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Publication numberUS4266449 A
Publication typeGrant
Application numberUS 06/087,251
Publication dateMay 12, 1981
Filing dateOct 22, 1979
Priority dateApr 11, 1978
Publication number06087251, 087251, US 4266449 A, US 4266449A, US-A-4266449, US4266449 A, US4266449A
InventorsRobert A. Bielby
Original AssigneeBielby Robert A
Export CitationBiBTeX, EndNote, RefMan
External Links: USPTO, USPTO Assignment, Espacenet
Method for making a cutting tool
US 4266449 A
Abstract
A method for making a cutting tool such as a tap, reamer or the like, in which the entire surface of a soft high speed steel blank is coated with a formation of titanium nitride, heat treated, and then finish ground by conventional means to define the cutting edges.
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Claims(10)
Having described my invention, I claim:
1. A method for making a cutting tool comprising the steps of:
forming a metal cutting tool blank;
depositing on the surface of said blank in a vapor deposition chamber a high hardness coating of a first thickness;
heat treating the coated blank in a vacuum furnace; and
removing metal and a portion of said high hardness coating from said blank to form a cutting edge bordering a portion of said blank in which the high hardness coating of said first thickness remains thereon.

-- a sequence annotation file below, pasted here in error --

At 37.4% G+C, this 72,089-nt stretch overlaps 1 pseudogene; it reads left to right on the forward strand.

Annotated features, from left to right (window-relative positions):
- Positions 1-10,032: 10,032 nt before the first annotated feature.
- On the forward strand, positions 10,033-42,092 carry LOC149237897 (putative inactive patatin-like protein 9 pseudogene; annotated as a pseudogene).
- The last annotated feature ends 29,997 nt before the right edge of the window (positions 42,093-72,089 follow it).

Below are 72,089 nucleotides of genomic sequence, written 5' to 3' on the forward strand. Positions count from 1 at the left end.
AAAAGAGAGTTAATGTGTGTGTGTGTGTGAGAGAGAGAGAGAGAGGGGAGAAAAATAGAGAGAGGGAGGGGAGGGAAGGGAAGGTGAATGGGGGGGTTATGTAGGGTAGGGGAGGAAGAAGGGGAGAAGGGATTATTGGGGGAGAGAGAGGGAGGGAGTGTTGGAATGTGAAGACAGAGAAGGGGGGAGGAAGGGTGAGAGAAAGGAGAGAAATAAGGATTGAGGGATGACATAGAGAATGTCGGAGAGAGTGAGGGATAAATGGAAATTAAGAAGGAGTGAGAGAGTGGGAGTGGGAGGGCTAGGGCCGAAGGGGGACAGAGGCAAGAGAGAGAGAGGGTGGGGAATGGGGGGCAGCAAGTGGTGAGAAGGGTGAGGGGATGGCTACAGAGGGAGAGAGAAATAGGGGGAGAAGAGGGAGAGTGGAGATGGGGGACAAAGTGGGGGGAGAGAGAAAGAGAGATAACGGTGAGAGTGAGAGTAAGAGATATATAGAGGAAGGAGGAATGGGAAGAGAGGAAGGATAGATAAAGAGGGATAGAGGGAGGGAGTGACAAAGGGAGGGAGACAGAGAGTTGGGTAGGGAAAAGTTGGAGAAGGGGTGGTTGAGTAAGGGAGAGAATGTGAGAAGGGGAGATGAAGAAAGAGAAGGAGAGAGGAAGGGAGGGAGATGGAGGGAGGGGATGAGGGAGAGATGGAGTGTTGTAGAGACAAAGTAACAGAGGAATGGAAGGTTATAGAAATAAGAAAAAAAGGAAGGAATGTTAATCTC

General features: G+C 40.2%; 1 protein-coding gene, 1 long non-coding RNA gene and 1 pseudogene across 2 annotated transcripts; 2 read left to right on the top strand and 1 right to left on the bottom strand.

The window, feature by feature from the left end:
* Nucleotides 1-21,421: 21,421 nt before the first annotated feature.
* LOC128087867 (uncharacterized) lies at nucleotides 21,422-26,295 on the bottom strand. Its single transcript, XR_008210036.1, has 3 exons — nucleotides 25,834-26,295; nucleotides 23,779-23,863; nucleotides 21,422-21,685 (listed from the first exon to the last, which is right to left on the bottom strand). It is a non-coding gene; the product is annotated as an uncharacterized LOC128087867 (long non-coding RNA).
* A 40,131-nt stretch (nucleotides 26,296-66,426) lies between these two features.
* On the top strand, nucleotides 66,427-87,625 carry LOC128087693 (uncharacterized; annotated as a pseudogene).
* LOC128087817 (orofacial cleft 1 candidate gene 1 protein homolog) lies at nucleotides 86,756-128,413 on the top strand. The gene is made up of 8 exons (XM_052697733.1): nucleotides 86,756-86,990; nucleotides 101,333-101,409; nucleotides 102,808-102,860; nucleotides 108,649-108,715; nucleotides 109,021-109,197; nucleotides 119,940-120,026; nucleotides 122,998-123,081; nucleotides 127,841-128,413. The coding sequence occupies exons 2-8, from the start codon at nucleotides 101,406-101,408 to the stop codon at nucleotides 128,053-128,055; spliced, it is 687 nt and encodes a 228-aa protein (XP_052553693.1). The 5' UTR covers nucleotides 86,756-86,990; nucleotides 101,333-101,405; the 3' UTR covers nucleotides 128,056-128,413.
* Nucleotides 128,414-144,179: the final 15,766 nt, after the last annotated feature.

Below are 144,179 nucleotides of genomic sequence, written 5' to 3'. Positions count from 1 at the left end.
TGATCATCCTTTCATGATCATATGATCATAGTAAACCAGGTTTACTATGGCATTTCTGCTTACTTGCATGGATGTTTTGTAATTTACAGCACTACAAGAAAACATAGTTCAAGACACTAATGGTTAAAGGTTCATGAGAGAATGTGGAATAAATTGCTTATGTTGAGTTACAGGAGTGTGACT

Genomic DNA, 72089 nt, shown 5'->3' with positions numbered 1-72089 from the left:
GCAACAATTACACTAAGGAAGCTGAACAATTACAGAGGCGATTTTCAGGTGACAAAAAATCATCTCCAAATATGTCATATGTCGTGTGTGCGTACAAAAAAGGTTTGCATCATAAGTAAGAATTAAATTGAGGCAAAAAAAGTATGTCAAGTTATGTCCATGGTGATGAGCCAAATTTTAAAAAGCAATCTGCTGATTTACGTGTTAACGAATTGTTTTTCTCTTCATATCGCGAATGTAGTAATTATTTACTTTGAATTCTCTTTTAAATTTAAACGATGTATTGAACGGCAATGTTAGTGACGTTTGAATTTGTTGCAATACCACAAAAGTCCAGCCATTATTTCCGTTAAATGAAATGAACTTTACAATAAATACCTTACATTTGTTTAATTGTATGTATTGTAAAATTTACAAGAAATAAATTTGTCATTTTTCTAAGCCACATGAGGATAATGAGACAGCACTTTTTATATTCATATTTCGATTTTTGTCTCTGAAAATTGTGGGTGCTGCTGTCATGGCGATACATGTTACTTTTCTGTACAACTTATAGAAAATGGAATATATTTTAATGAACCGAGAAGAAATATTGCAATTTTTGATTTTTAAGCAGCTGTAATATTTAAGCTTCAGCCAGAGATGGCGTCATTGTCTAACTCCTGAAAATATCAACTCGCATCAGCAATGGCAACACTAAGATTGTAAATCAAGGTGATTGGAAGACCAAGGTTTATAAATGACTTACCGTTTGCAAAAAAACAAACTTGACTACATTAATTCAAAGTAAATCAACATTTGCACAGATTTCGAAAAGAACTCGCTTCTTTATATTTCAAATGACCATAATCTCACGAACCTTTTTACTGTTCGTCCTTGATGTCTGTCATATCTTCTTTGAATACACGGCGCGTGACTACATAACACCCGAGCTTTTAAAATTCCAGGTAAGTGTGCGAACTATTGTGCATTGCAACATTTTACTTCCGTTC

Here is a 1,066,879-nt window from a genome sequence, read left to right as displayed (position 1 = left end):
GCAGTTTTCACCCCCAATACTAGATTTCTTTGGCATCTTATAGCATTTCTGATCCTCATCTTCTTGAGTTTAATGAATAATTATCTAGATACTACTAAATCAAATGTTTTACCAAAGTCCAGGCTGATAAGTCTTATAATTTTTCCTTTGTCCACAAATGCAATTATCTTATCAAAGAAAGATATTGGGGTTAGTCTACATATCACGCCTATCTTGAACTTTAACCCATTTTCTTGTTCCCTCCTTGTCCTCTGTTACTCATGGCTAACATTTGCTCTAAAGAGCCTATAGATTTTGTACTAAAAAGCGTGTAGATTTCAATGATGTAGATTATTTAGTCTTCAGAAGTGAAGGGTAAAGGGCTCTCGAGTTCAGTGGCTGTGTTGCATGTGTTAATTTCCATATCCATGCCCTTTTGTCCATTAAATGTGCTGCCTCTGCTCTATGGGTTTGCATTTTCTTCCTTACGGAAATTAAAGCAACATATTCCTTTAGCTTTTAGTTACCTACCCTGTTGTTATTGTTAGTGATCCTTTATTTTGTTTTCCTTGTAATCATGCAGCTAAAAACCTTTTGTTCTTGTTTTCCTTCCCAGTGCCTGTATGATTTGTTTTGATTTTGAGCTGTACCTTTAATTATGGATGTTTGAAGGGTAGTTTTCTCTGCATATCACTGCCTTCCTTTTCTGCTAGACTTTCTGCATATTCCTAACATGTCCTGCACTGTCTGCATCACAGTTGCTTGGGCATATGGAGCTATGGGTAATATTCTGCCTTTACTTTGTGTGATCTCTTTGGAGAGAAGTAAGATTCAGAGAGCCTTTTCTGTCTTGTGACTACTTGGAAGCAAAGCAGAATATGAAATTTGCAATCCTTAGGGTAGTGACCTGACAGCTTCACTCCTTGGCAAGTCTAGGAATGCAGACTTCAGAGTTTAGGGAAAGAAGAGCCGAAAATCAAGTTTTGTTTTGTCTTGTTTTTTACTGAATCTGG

2. A method as defined in claim 1, in which the entire surface of the blank is coated with a high hardness coating.
3. A method as defined in claim 1, in which the coating is a surface formation of titanium nitride.
4. A method as defined in claim 1, in which the coating is a formation of titanium nitride deposited on the entire surface of the tool blank.
5. A method as defined in claim 1, in which the coating is a formation of titanium carbide deposited on the entire surface of the tool blank.
6. A method as defined in claim 1, in which the coating is a formation of aluminum oxide deposited on the entire surface of the tool blank.
7. A method as defined in claim 1, in which the coating is a formation of hafnium deposited on the entire surface of the tool blank.
8. A method as defined in claim 1, in which the blank is formed of a high-speed steel.
9. A method as defined in claim 1, in which the blank is useful for shaping into a form-relieved tool.
10. A method as defined in claim 1, in which the coating is deposited in a vapor chamber in which the tool blank is exposed to temperatures of at least 1800 F.
Description
CROSS REFERENCE TO RELATED APPLICATION

This application is a continuation-in-part of application Ser. No. 895,296 filed Apr. 11, 1978 and now abandoned.

BACKGROUND OF THE INVENTION

This invention is related to cutting tools such as taps, cut-off tools, grooving tools, drills, reamers, and the like, and more particularly to a method for forming a cutting tool by coating the entire surface of a high speed steel tool blank with a high hardness coating, heat treating to a required hardness, and then removing selected portions of both the blank and the coating such that the remaining coated blank forms a cutting edge.